Border business a bit bewildering
Three years ago I went on the shortest-ever shopping trip to Canada — around 30 minutes.
Our son is a savvy shopper, the kind who researches online reviews and YouTube videos for everything from tires to air fryers so he gets the best he can afford. Three years ago he was in the market for a decent pickup to pull his camper and found a nice one for sale in Canada. Since he was working out of state he asked me to handle the purchase — a complex, but worthwhile transaction given that with the pickup’s price and the exchange rate at that time it was going to save him around ten grand.
Luke and I worked remotely to copy, sign and notarize all manner of forms and documentation required when importing a vehicle to the U.S. He’d been on the phone dozens of times on both sides of the border to make sure everything would be square.
The morning of the sale we hit a snag. Luke had previously sent the seller a money order, but due to a bank issue it didn’t go through, meaning I had to run to Luke’s local bank on my way out of town to acquire a cashier’s check.
I’d enlisted our friends Tom and Linda to accompany me since I needed another driver to come back with my car.
At the Canadian border the patrol asked me the purpose of my trip; I stated I was buying a truck from a guy over at the American duty-free store. He then asked if I had more than $10,000 on me in cash; I said no, I was carrying a cashier’s check. He seemed unconcerned with the nature of my business and wished me a good visit to his country.
Around the corner at the duty-free store we rendezvoused with the seller. (The guy was sporting copious tattoos.) It was quickly apparent he was familiar and competent with these kinds of transactions. All my reams of documents seemed to be in good order. He handed me the title and we parted ways.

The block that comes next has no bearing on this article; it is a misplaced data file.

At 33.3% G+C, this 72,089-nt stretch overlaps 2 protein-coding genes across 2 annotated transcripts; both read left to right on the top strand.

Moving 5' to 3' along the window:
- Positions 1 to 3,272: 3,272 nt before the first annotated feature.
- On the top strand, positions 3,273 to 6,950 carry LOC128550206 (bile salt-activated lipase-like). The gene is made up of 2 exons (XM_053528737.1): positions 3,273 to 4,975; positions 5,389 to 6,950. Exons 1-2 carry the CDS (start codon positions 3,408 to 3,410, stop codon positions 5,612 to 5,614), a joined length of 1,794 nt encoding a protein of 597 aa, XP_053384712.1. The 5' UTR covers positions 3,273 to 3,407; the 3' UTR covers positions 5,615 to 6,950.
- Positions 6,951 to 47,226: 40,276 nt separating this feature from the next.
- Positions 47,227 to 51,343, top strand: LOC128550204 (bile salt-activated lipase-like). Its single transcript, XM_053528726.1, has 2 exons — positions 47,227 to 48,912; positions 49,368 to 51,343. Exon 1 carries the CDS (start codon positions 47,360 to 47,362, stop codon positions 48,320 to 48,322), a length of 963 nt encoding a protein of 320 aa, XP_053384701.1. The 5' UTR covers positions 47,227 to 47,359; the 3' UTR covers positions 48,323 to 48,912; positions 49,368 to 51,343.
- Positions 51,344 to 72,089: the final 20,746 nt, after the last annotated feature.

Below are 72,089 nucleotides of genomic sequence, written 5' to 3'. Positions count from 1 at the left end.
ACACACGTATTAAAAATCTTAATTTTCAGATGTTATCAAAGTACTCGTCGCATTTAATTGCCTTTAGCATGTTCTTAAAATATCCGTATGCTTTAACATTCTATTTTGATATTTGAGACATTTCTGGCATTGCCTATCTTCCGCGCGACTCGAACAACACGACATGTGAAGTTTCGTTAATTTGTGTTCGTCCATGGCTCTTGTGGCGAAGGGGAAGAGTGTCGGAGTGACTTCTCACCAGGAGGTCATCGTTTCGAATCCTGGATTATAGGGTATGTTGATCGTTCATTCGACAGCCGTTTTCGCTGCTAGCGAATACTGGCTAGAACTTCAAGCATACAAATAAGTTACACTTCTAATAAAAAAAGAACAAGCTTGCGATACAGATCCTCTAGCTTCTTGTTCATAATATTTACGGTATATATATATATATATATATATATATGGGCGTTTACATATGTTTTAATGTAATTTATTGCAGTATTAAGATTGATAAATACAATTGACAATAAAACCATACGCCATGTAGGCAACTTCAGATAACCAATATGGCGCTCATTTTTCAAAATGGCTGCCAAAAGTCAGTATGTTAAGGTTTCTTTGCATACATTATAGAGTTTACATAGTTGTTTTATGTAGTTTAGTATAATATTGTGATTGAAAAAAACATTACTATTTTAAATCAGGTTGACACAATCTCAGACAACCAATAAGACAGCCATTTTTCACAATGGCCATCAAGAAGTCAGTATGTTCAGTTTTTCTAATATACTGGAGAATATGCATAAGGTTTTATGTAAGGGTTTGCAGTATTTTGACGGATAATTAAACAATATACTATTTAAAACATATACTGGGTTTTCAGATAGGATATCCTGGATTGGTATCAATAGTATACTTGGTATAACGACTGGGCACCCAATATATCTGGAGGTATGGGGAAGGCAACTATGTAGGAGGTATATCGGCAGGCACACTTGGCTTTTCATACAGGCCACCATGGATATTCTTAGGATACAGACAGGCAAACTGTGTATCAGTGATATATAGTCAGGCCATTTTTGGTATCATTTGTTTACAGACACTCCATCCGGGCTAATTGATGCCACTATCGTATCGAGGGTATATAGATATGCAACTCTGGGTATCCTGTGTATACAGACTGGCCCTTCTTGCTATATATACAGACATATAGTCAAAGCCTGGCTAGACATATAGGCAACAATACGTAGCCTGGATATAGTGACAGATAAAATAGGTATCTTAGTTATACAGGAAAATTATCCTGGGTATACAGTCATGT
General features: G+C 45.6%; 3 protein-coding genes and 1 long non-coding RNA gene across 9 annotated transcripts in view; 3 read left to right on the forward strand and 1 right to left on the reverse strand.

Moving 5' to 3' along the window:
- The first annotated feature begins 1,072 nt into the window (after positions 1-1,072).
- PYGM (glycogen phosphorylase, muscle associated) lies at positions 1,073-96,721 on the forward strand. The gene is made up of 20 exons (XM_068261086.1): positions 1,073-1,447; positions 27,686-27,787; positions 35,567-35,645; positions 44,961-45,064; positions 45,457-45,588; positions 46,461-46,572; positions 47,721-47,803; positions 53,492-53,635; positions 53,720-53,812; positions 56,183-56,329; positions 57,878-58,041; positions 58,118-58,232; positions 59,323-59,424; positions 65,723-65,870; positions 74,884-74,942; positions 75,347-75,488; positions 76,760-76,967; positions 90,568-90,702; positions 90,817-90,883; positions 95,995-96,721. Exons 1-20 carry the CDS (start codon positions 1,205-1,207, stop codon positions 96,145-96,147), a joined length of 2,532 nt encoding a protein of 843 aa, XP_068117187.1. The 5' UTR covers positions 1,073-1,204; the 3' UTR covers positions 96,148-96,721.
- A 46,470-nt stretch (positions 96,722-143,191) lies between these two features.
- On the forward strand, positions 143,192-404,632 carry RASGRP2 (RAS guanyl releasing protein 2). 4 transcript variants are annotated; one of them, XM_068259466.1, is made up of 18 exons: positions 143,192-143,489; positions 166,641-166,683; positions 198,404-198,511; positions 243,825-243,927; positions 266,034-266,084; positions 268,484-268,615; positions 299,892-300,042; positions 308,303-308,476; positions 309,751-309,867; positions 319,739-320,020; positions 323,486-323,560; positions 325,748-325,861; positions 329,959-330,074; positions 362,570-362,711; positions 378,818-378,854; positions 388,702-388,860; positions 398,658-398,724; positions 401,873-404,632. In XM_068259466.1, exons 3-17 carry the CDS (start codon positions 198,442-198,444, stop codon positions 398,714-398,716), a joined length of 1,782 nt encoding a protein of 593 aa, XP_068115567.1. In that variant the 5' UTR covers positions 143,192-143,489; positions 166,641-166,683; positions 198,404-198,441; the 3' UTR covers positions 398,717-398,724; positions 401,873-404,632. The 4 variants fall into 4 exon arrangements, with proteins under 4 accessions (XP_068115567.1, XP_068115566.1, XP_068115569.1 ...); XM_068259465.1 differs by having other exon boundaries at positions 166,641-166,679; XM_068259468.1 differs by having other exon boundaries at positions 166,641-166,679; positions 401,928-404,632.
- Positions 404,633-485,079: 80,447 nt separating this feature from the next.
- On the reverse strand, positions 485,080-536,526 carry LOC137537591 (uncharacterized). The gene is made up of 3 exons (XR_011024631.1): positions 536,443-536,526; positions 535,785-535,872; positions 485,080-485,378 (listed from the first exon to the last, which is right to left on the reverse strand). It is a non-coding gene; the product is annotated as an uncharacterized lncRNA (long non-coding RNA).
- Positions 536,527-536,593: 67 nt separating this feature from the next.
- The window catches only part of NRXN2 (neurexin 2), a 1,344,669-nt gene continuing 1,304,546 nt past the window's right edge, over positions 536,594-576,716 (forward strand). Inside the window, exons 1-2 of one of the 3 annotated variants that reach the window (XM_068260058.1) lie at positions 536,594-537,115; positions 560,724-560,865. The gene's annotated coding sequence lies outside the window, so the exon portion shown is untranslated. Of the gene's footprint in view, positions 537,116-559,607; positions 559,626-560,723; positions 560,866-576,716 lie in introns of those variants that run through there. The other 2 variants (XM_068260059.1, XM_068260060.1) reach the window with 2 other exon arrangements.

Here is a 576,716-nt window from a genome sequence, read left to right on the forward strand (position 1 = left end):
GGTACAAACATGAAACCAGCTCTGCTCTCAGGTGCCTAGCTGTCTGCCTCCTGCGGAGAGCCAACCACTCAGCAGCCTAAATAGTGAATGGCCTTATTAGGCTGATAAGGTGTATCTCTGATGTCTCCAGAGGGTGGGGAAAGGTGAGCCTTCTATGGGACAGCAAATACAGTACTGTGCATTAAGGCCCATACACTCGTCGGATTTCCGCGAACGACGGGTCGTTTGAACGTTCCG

I’m now behind the wheel of a very nice truck, having to quickly examine all the controls just to start it, turn the radio off, lights on, adjust the A/C, open the window … and drive it back across the U.S. border.
I pulled up to the U.S. Customs station. When I stated the purpose of my brief hop across the border, I was asked to pull the truck over to the side and park.
A Border Patrol agent came out of the building, looked under the hood and told me I needed to connect the running lights, which Canadians aren’t required by law to have on their vehicles, but Americans are. Luke had already researched all that and Tom, fuse in hand, had that job buttoned up in no time.
Then I had to go into the station and present the customs officer all my papers and my driver’s license. He stamped stuff and walked away with my license to make a copy, telling me to make sure he didn’t forget to give it back to me. I waited for what seemed like a long time by myself, trying to look like none of this was a big deal, even though it felt a little like I was being “detained.”
The agent finally returned and said I could be on my way.
I reminded him he still had my license. He broke into a big smile, finally, and said, “I knew I was forgetting something!”
Other than needing to take the truck to the local police department the next day for an inspection and to verify the mileage against the VIN number, the whole operation was, as they say, a piece of cake, can of corn.
On the way home I treated Tom and Linda to lunch at a diner just south of the border. Tom suggested we snap a picture of an old beat-up truck in the parking lot and send it to Luke, so I did and sent it to him with a text saying, “Everything went just great!”
Community and Entertainment editor Carol Marino may be reached at 758-4440 or by email at firstname.lastname@example.org.